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Georgia Court of Appeals Affirms Verdict in South Georgia Nursing Home Case – Health Law and Regulation Update Blog Post by Eric Frisch
Health Law and Regulation Update Blog Post by Eric Frisch.
The Georgia Court of Appeals rejected cross-appeals from a $7.6 million verdict against a nursing home, which was reduced to $1.6 million after reduction for apportionment to non-parties. Plaintiffs sued the Holly Hill nursing home for the death of Bobby Copeland, 71. Mr. Copeland had been a resident there for 11 years. In October 2012, he was observed by a nurse to have vomited and his abdomen was slightly distended. The nurse contacted a provider to report that he should go to the hospital. The provider ordered labs and an x-ray.
The following day, a physician examined Mr. Copeland and sent him to the hospital. He was seen in the emergency department by the facility physician and other providers. Mr. Copeland was then admitted to the ICU. He died later that evening from aspiration of fecal material, associated with a bowel obstruction.
The case proceeded to trial. The defense challenged the excusal of a venire panel member under a “reverse Batson” challenge. The jury returned a $7.6 million verdict, which was reduced to $1.6 million after apportionment of fault to the emergency department personnel and the hospital.
The Court of Appeals affirmed the trial court’s decision on the peremptory challenge, finding that the plaintiffs had an adequate race-neutral explanation for the challenge. The defense also appealed the denial of a directed verdict on a negligent staffing claim, asserting that it was a claim for professional negligence and there was no expert witness testimony. The trial court denied the motion and the Court of Appeals affirmed, holding that the negligent staffing claim in this case sounded in “ordinary” negligence because the evidence showed that the facility made a business decision to choose only certain shifts for full staffing and that those decisions were not based on professional judgment.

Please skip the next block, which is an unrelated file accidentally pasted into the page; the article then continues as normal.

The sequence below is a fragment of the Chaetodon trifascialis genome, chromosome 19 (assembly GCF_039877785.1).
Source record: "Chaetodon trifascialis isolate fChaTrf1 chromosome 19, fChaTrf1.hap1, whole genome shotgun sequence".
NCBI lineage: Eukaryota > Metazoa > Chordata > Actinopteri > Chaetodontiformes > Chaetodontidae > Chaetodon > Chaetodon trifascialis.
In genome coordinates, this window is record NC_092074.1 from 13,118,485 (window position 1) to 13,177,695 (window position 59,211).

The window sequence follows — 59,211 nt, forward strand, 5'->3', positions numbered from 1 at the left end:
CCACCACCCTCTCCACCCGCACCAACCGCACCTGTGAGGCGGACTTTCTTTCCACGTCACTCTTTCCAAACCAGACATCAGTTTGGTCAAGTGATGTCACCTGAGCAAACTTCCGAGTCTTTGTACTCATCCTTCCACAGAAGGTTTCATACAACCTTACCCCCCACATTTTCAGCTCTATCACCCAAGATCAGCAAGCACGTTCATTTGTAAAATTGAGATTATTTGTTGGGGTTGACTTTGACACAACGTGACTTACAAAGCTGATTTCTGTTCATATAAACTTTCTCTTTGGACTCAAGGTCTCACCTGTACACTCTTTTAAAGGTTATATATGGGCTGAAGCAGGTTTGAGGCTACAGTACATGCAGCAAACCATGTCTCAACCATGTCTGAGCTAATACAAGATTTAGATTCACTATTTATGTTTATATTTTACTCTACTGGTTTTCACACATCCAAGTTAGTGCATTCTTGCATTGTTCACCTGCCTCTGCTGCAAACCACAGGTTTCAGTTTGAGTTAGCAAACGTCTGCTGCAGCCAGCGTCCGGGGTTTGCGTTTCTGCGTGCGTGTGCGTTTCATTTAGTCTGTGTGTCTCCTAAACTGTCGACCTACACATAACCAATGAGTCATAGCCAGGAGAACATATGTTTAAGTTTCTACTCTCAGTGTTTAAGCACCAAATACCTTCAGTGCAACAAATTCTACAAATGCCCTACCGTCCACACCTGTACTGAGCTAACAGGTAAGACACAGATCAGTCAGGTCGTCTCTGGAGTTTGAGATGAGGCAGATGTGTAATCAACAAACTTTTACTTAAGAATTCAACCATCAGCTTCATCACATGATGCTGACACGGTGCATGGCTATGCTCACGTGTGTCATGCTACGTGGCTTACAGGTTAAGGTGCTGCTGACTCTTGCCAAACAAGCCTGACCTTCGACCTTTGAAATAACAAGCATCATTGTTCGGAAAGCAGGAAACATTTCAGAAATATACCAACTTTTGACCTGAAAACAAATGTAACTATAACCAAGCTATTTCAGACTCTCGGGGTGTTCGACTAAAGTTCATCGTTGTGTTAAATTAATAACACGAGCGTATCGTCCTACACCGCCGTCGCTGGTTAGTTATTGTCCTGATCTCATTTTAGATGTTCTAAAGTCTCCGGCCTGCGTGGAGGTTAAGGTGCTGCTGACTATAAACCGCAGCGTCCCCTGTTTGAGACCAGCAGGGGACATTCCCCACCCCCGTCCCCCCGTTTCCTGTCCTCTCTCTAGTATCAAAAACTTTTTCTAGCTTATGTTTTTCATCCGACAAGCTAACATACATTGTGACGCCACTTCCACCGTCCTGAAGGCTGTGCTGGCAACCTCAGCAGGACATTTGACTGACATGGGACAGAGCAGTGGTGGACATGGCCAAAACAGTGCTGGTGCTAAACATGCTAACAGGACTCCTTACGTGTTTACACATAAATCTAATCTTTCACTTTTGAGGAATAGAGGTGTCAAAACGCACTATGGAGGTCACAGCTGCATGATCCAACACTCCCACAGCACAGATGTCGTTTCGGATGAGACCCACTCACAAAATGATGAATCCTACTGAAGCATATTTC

The plaintiffs appealed the apportionment of damages against the emergency department personnel, claiming the defense had not met the heightened evidentiary burden under O.C.G.A. §51-1-29.5 (the “gross negligence standard”). The Court held that there was competing evidence regarding whether Mr. Copeland was stabilized in the emergency department and thus the trial court was justified sending the issue of both “gross negligence” and the lower “ordinary professional negligence” to the jury. The Court also held that Holly Hill’s expert testimony regarding the care provided at the emergency department was sufficient to get the issue of “gross negligence” to the jury.
The plaintiffs challenged the apportionment of damages, claiming that the hospital should not have been a separate unit for purposes of apportionment from the personnel it employed, who were listed individually. The Court held that the defense had presented evidence that the hospital was independently liable, which justified a separate line on the verdict form. The plaintiffs also claimed that the jury only found the hospital vicariously liable for the acts of one of the individual physicians, but the Court pointed out that the question was not asked that way. Although plaintiffs’ counsel “wondered” whether the jury apportioned damages based on vicarious liability, the verdict form was taken at face value.
Take-homes: this was a detailed case with a lot of moving parts. Verdict forms in apportionment cases require close attention to the claims made. Remember, objections to the form of the verdict must be made while the jury is still empaneled and only a jury can reform a verdict form.
The case is Lowndes County Health Services, LLC v. Copeland, Court of Appeals of Georgia, October 10, 2019 — S.E.2d —- 2019 WL 5077718.
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